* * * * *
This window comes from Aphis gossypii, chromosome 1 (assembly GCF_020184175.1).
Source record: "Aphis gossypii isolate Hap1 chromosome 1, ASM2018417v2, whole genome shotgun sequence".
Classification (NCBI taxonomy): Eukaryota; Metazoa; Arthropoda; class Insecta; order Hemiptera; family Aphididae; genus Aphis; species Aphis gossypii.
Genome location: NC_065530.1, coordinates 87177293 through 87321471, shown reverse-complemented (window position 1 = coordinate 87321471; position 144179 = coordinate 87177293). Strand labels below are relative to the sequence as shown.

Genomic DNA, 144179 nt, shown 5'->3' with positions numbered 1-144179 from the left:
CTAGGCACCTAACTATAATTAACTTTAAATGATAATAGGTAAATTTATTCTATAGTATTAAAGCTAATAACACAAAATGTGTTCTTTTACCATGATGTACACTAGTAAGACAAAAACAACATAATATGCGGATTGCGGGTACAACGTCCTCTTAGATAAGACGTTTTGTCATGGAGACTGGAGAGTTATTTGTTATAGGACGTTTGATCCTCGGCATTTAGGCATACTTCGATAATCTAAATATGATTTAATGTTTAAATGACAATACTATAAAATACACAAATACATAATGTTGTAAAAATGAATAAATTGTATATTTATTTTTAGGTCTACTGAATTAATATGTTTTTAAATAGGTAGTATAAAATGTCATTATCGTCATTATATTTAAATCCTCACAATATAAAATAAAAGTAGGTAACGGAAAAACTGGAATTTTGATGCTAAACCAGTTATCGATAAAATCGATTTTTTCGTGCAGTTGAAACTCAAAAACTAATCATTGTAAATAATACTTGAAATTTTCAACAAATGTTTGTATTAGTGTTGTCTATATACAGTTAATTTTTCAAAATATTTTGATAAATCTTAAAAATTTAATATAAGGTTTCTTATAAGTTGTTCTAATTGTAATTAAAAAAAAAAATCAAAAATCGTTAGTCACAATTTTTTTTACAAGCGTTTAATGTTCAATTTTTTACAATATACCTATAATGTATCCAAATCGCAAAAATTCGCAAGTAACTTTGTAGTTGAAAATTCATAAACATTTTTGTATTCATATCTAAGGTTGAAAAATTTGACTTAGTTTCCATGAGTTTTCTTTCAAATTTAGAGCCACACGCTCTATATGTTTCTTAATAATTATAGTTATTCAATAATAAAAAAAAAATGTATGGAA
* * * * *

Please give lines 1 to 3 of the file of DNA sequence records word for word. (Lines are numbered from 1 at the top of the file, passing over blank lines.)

This window comes from Aphis gossypii, chromosome 1 (assembly GCF_020184175.1).
Source record: "Aphis gossypii isolate Hap1 chromosome 1, ASM2018417v2, whole genome shotgun sequence".
Classification (NCBI taxonomy): Eukaryota; Metazoa; Arthropoda; class Insecta; order Hemiptera; family Aphididae; genus Aphis; species Aphis gossypii.